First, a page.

Welfare Doesn’t Pay Much, But it’s More Than Minimum Wage in 35 States
Another Labor Day is in our rear view mirrors, but the struggle for workers’ rights continue unabated. With summer recess for both Congress and local state legislatures drawing to a close, we can expect more anti-worker attacks in a number of states seeking to dismantle unions or fight against growing pressure to raise the minimum wage.
The Cato Institute, a right wing think tank and public policy group, is jumping to the front of the line with a new study that reveals there are 35 states in which “welfare benefits” are higher than the state’s minimum wage. An article published by Forbes takes the study and runs with it with very little critical analysis, ignoring a number of details such as one very important one: many of the “benefits” the authors tout as welfare are housing, medical and food subsidies that are often used by families who work at minimum wage but still need state or federal support because their pay is so low.
The recent fast food workers strikes, which are now spreading across the country, are putting a much needed spotlight on the real struggles of minimum wage employment. That scrutiny reveals that Cato is right about one thing: far too many states have a minimum wage that is just too low.
The answer, of course, isn’t that welfare and other social safety net programs need to be cut (or even worse, as the columnist suggests, taxed, as if those on public subsidies have any cash lying around to pay for such a thing), but that we need a real, livable wage that actually comes somewhere near the “$15 an hour” the fiscal conservatives claim welfare benefits equal.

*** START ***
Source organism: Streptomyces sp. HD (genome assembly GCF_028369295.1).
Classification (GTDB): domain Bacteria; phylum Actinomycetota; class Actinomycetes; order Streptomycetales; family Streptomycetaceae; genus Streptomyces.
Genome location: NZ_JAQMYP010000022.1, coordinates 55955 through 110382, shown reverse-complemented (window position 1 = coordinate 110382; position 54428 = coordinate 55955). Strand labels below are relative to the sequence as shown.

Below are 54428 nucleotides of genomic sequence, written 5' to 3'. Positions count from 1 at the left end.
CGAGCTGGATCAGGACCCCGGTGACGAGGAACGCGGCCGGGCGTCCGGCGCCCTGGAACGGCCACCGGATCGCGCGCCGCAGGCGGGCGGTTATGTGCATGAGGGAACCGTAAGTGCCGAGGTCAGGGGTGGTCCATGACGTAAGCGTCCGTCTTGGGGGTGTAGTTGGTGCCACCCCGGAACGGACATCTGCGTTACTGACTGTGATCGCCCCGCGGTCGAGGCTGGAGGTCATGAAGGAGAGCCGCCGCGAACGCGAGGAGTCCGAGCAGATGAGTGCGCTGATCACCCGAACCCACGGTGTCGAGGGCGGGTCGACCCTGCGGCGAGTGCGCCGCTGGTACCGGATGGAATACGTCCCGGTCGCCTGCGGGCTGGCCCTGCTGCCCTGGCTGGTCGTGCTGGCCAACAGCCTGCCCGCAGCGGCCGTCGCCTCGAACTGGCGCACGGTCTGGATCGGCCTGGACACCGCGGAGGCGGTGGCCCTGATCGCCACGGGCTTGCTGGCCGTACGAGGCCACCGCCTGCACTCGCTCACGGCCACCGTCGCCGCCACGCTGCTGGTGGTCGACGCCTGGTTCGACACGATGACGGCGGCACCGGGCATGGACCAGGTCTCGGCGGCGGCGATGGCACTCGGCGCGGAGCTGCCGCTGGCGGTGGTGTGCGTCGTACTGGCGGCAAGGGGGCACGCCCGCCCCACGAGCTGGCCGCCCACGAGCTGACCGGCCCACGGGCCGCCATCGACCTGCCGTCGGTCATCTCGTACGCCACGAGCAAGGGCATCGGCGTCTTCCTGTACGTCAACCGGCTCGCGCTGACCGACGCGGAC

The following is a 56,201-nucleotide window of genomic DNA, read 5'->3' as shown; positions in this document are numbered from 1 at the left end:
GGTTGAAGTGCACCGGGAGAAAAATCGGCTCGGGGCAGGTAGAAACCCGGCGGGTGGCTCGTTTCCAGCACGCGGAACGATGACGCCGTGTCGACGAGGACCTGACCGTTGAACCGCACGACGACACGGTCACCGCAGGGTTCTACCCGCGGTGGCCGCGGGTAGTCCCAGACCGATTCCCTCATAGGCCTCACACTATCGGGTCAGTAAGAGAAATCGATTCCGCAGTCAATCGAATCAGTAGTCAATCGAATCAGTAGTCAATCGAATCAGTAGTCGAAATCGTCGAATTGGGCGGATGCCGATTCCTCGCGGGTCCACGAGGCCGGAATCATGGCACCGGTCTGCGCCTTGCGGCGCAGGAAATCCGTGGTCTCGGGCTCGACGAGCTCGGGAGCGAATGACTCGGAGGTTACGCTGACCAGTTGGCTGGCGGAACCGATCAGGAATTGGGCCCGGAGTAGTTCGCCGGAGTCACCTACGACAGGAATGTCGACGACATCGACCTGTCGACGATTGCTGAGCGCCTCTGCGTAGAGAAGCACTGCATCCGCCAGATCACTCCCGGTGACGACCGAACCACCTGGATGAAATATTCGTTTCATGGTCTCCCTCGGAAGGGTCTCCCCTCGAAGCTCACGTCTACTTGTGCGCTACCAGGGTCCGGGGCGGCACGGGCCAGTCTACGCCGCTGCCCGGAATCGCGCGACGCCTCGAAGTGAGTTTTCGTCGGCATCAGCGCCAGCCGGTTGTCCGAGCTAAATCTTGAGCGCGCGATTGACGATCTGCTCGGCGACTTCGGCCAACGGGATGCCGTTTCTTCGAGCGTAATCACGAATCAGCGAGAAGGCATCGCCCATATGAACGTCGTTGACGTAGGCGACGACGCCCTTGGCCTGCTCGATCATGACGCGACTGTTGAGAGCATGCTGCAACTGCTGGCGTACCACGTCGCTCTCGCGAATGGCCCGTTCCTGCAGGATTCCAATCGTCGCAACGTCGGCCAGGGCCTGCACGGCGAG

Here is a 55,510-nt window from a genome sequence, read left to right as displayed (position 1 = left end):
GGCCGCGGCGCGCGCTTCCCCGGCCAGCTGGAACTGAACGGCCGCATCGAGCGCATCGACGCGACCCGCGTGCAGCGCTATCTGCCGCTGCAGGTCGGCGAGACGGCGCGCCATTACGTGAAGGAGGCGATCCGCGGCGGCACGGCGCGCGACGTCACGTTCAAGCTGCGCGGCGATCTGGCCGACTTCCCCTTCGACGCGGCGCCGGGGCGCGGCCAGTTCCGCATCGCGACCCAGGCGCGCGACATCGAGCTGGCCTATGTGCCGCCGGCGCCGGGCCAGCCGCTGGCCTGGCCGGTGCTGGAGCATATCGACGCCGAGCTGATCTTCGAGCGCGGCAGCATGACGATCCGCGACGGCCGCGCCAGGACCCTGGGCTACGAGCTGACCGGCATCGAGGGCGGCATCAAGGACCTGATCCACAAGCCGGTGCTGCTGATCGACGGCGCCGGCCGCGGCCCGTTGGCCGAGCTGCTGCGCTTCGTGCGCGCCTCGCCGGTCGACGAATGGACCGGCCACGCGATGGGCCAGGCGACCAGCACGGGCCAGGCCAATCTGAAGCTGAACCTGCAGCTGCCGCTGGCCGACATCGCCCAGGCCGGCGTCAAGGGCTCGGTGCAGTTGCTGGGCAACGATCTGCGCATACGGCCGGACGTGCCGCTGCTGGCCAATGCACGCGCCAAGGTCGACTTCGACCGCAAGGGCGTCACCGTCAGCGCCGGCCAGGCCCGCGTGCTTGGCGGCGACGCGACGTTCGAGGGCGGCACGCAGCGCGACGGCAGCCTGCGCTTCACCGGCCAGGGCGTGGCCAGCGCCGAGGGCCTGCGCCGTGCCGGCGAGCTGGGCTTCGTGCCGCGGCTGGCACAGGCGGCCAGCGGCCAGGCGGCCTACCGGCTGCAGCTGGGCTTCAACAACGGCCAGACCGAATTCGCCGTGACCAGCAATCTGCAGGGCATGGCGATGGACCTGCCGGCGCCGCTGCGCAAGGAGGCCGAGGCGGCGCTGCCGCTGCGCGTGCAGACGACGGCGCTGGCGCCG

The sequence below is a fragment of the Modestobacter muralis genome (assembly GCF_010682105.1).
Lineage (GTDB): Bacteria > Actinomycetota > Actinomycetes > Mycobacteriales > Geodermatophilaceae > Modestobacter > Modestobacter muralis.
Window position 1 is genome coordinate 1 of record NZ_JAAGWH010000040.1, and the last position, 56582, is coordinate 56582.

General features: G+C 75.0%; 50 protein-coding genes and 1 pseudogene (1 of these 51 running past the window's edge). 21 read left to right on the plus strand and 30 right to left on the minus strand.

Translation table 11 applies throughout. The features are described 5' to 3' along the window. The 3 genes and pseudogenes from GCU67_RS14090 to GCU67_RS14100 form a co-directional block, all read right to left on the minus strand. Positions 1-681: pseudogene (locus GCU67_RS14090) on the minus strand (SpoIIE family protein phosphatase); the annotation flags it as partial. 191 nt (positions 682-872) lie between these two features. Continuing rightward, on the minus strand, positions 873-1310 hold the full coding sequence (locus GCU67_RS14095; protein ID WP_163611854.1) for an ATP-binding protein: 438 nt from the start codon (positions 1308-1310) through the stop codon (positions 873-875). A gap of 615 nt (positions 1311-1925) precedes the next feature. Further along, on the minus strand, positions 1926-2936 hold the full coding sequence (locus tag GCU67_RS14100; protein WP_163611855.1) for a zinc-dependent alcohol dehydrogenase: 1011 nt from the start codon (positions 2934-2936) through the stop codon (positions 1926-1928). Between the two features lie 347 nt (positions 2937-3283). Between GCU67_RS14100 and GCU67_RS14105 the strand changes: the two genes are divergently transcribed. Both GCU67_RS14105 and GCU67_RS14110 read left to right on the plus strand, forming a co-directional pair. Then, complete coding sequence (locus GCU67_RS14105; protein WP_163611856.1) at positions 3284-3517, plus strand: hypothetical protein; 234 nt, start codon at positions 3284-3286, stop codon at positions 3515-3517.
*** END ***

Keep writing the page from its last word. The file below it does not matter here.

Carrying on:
The largest issue standing in the way of a true living wage effort is one of public perception. Predominately, when the general public envisions minimum wage workers, they see teens working after school jobs or college students taking a break during the summer. Yet that doesn’t describe the vast majority of those employed in low wage industries. As a graphic based on data provided by the Economic Policy Institute succinctly notes, 88 percent of minimum wage earners are 20 years old or older, and average around 35 years old; 56 percent of them are women; the workers earn half of their family’s income; and 22 percent of them have children at home which they are trying to raise with these hourly wages.
If the right really wants less government dependency, they need to stop fighting the passage of laws that will allow workers to support themselves and their families without needing multiple full time jobs just to keep afloat. Until politicians stop getting major donations from industry giants, however, that may be as much of a pipe dream as all hourly employees receiving a living wage.
No wonder the strikes continue to grow.
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